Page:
I once had a partner named George. George had many very loyal clients, and I asked him to explain to me how he did it. This is one of the lessons which George taught me and which I integrated into my own philosophy about being an effective lawyer.
Clients understand risk. They take risk every day. Lawyers, on the other hand, hate risk. They are trained to identify risk, avoid risk, and manage risk. Our regulators and insurers teach us that the best way to avoid personal risk is to avoid giving advice. Everything is a “business decision”. We should identify the risks, explain the options, and leave it to the client to make the “business decision”. Above all, we should avoid giving our own opinion, because when things go wrong we need to be able to say: “it was the client’s decision…we just provided the options.”
George did believe in giving clients options– but not too many options. In fact, George believed that you always had to give the client at least 2 options, and never more than 4 options. I think that George thought that 3 options was the perfect number, although I often wondered whether the number of options shouldn’t have something to do with the situation.
However, George thought that the idea of giving the client options without a recommendation was abominable. I can still hear George pounding the table and saying: “You always give the client a recommendation. The client is paying us $250.00 an hour (this is a very old story), and they deserve to know what we think they should do!”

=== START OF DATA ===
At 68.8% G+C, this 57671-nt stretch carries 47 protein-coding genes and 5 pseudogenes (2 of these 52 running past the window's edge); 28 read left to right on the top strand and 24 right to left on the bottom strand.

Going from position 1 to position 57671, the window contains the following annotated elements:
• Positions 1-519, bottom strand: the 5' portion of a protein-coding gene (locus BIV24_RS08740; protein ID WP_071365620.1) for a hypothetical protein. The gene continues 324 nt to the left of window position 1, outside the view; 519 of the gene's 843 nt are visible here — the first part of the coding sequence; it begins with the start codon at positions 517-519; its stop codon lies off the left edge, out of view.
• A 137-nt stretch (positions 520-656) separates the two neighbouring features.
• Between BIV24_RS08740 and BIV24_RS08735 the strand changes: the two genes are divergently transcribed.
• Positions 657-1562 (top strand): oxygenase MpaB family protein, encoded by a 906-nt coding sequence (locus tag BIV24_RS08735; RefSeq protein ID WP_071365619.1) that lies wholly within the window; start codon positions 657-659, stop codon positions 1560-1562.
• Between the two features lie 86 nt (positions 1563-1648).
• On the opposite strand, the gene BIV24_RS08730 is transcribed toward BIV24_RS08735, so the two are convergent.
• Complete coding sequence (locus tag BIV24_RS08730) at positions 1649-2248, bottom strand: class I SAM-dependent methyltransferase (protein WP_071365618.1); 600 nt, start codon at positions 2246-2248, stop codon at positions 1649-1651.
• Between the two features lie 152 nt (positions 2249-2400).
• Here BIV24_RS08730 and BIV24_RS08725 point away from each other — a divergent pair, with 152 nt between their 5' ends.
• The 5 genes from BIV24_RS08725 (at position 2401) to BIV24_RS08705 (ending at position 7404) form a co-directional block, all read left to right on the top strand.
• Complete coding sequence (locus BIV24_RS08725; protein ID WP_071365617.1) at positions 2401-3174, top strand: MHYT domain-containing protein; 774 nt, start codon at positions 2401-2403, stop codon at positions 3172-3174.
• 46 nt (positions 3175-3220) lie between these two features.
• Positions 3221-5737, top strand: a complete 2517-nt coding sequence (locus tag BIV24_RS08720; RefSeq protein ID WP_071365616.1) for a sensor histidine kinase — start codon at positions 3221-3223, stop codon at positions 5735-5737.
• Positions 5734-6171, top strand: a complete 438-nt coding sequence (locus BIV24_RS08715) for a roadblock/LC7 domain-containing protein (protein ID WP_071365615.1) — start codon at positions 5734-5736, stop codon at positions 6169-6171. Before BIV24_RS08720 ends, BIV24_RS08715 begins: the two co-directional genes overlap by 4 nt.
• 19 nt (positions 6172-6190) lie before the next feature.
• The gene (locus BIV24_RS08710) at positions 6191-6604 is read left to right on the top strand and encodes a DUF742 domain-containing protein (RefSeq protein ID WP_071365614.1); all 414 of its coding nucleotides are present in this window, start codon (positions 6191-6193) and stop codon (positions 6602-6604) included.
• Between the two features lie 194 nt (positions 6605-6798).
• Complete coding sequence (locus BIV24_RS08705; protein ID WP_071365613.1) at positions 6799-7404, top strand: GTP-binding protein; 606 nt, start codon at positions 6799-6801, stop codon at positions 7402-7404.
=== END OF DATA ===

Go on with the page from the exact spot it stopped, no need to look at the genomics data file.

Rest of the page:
At the time, George was an old lawyer (he must have been at least 45, but so it seemed to me) and I was a young lawyer. Since that time, I have had the opportunity to mentor several young lawyers, and I always tell them this story and try to impress upon them that there are two different approaches that they can take to dealing with clients. They can choose to minimize their personal risk and make the regulators and the insurance company happy, with the consequences being although they will minimize their personal risk of being sued, they will not be particularly useful to their clients and they will probably not have very many clients. Alternatively, they can take George’s approach and accept some personal risk, perhaps get sued once or twice in their career, be useful to their clients and probably develop a loyal following.
Which type of lawyer would you like to have on your side?